A year has already passed since Marks & Spencer launched its Shwopping campaign in many of its United Kingdom stores. In partnership with the NGO Oxfam, Shwopping has helped move textile and garment recycling a huge step forward. The premise of the Shwopping initiative is customers can drop unwanted clothing into a specially labeled box when they shop for new garments–even if the clothing was not purchased at M&S. With beloved actress Joanna Lumley as Shwopping’s spokeswoman, the program launched in April 2012 with gusto.
So how has the program fared one year later? Yesterday morning I chatted over the phone with Adam Elman from his London office. As Marks & Spencer’s Head of Delivery for Plan A, the company’s sustainability and ethical agenda, Elman updated me on Shwopping’s successes and challenges.
A recent Deloitte study offers a concise overview of the challenges companies face within their supply chains and how they, in turn, can partner with their suppliers to solve current problems and prevent new ones. The challenge is huge for multinational companies and their vendors because the increased demands for transparency clashes with the reality that the supply chain for many a business is becoming more complex and opaque.
As energy prices become more volatile, commodities surge in price and manufacturers look for new markets in which to hire workers, it behooves companies even more to ensure their supply chains are more resilient and socially responsible. NGOs are scrutinizing supply chains across the globe in this age of social media that can turn the shenanigans of a wayward supplier into a massive global headache for a company. Add the recent tragedy in Bangladesh, which follows only a few months after another avoidable catastrophe, and the importance of a more collaborative and transparent supply chain becomes even more crucial.
So what are the “four steps to effective supplier collaboration,” according to Deloitte, and what are some examples of what leading companies are doing to confront these challenges head on?
As Africa emerges as the latest continent to experience vigorous economic growth, the demand for science and engineering education is clearly obvious. One should not generalize a continent with over 50 countries, but one truth about Africa is that the desire for education far outstretches the opportunities available throughout the region. Many global organizations including UNESCO are striving to ensure education remains high on the agenda of governments throughout the region.
The challenges confronting Africa are analogous to what countries in the Middle East face–long term success means enough locals have got to be skilled in fields such as mathematics, engineering or the physical sciences. But the difference in the Middle East is that for now the wealthier countries can import scientists and engineers as a temporary measure–as well as the professors who can transfer such skills and knowledge. Africa does not have that option.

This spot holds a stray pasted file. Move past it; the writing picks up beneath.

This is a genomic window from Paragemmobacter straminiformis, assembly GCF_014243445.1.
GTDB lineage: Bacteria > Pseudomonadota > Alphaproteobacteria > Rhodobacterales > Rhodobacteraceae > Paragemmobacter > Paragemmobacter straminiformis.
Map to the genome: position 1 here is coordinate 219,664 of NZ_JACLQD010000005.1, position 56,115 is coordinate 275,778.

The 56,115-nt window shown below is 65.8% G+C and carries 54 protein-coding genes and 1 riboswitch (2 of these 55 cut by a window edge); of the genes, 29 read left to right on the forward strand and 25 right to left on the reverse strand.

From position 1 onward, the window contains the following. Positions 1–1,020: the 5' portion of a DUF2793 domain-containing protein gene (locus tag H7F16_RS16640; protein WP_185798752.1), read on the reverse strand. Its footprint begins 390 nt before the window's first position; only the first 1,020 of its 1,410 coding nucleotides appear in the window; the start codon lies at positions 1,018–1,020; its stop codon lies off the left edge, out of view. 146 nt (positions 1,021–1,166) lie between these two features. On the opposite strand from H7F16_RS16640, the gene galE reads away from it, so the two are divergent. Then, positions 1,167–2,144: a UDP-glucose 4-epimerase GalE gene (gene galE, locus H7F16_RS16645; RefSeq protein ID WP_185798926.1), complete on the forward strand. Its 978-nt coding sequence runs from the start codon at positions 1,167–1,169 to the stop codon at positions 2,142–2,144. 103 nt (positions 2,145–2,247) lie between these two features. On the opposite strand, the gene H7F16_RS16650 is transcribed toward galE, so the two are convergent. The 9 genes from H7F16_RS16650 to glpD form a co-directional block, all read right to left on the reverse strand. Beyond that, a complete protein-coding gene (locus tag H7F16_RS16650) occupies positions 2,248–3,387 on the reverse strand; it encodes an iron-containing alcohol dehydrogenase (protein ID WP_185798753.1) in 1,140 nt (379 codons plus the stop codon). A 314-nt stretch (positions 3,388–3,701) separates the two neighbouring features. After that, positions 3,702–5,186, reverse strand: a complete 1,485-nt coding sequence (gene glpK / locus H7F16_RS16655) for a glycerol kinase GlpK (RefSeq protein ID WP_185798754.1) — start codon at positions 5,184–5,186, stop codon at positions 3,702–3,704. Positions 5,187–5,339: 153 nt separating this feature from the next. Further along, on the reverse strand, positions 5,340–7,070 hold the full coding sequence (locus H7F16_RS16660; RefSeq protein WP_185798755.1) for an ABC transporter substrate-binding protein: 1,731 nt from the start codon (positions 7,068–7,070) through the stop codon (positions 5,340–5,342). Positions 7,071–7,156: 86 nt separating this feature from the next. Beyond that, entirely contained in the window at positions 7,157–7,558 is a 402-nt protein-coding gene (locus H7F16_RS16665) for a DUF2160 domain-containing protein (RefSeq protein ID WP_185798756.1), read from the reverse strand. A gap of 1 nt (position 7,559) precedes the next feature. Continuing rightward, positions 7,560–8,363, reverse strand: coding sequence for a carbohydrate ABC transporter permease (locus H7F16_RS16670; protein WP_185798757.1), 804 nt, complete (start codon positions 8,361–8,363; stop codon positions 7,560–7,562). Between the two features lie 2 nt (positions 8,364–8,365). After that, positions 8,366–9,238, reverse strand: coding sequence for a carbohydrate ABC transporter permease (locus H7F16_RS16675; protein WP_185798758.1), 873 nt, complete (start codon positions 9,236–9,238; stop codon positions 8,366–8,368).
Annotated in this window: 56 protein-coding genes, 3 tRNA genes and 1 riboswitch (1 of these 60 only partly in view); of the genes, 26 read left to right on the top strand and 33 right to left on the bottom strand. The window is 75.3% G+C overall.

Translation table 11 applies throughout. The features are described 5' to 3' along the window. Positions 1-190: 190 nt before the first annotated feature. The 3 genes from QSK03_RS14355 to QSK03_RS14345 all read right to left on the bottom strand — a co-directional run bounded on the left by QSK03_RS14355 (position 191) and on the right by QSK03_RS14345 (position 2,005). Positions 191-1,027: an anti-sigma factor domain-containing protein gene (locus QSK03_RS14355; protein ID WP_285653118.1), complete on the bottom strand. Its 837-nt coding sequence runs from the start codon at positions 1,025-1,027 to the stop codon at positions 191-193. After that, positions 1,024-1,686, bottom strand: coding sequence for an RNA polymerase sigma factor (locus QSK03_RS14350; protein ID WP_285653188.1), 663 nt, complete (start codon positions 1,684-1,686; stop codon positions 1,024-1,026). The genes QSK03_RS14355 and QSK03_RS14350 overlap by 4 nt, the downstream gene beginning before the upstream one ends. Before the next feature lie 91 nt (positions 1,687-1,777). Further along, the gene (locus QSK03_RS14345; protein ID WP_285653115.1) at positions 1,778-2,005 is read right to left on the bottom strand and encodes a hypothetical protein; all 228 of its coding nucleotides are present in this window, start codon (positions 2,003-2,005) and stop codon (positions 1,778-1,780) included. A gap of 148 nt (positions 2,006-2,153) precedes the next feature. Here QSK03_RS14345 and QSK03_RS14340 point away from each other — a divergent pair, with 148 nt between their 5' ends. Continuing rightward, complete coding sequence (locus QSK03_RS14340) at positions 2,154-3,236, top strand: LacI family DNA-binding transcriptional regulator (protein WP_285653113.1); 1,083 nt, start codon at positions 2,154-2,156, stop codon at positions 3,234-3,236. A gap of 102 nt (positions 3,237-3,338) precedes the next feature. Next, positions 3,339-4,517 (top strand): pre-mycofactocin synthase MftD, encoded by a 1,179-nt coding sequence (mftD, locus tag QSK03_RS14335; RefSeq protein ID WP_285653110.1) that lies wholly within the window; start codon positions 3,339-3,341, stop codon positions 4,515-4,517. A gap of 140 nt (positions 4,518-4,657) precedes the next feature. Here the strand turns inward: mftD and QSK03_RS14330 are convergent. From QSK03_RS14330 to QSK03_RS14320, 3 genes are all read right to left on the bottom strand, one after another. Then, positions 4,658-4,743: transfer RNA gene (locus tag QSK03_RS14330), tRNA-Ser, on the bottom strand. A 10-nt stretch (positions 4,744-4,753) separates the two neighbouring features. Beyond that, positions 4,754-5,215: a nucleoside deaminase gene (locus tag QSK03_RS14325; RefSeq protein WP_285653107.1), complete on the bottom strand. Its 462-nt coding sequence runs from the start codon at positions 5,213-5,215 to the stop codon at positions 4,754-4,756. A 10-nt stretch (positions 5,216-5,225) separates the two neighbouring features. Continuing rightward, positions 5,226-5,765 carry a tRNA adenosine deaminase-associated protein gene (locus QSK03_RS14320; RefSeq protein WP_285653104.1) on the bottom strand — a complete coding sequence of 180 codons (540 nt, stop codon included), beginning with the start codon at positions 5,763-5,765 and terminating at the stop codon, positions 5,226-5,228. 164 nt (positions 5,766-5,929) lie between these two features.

So the ability to spark interest in the sciences has got to start at home. One up-and-coming science museum in Cape Town aims to spark interest among local youth who eventually can help build South Africa’s, and the continent’s, capacity in the sciences.
Yesterday, the adidas Group released its 2012 Sustainability Report, which focuses on the company’s work on environmental, supply chain and community work. As is the tone of most current sustainability and CSR (corporate social responsibility) reports, “innovation” is the clarion call that rings throughout adidas’ 100 page report.
So whether the company tries new approaches when communicating with workers within its supply chain, rolls out new, modern and more sustainable fabric or motivates its workers to volunteer within the communities in which they work, adidas is working on some compelling programs that could inspire other companies to launch similar initiatives. Clearly some will flatline, others will thrive.
Here are some highlights from adidas’ recent work:
Waitrose, the $8.4 billion United Kingdom grocer and often the grocer of choice for Britain’s royal family, is now tackling the amount of packaging the company uses for its food products. As part of the company’s new sustainability commitments, Waitrose has promised to reduce its packaging to half of its 2005 levels by 2016.
The company’s pledge is an ambitious one, considering the increased popularity of prepared foods amongst supermarket customers on both sides of the pond in recent years. Much of Waitrose’s commitments to reduced packaging relies on its lines of prepared meals and snacks. So how is the high end retailer tackling these waste diversion goals?
On Wednesday, ForestEthics announced that more major brands have moved away from the Sustainable Forestry Initiative (SFI) paper products certification program. Office Depot, Southwest Airlines and Cricket Communications have joined HP in the shift away from the U.S. paper industry-backed SFI in the tussle over certified paper products.
ForestEthics has long alleged that SFI is a front for the paper industry, and a Fall 2010 report accusing SFI of “greenwashing” was been just one battle in the fight between paper certification programs including the Forest Stewardship Council (FSC).
The announcement comes despite what ForestEthics describes as tactics attempting to “bully” the organization into silence. According to Executive Director, Todd Paglia, SFI and its backers, which include Weyerhaeuser, International Paper and Sierra Pacific, have engaged lawyers in an attempt to squelch ForestEthics’ criticism of SFI.